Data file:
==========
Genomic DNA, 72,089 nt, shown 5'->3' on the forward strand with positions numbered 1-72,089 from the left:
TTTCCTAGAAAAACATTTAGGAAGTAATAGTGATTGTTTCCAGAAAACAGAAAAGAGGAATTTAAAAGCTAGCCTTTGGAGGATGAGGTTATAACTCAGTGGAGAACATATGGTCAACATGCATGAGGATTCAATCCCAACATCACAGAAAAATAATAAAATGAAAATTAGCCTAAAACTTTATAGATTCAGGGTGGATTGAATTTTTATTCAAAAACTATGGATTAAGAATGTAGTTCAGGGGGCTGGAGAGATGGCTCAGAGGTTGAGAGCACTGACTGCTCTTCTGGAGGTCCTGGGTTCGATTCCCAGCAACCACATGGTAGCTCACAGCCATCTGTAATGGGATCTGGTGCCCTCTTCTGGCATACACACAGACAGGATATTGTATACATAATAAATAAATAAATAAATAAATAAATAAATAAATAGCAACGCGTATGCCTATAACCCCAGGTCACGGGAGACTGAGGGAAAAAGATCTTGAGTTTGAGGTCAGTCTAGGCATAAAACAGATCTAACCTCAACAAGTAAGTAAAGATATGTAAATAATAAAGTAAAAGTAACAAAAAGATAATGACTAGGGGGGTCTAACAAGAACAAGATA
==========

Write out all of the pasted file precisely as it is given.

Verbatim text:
Genomic DNA, 72,089 nt, shown 5'->3' on the forward strand with positions numbered 1-72,089 from the left:
TTTCCTAGAAAAACATTTAGGAAGTAATAGTGATTGTTTCCAGAAAACAGAAAAGAGGAATTTAAAAGCTAGCCTTTGGAGGATGAGGTTATAACTCAGTGGAGAACATATGGTCAACATGCATGAGGATTCAATCCCAACATCACAGAAAAATAATAAAATGAAAATTAGCCTAAAACTTTATAGATTCAGGGTGGATTGAATTTTTATTCAAAAACTATGGATTAAGAATGTAGTTCAGGGGGCTGGAGAGATGGCTCAGAGGTTGAGAGCACTGACTGCTCTTCTGGAGGTCCTGGGTTCGATTCCCAGCAACCACATGGTAGCTCACAGCCATCTGTAATGGGATCTGGTGCCCTCTTCTGGCATACACACAGACAGGATATTGTATACATAATAAATAAATAAATAAATAAATAAATAAATAAATAGCAACGCGTATGCCTATAACCCCAGGTCACGGGAGACTGAGGGAAAAAGATCTTGAGTTTGAGGTCAGTCTAGGCATAAAACAGATCTAACCTCAACAAGTAAGTAAAGATATGTAAATAATAAAGTAAAAGTAACAAAAAGATAATGACTAGGGGGGTCTAACAAGAACAAGATA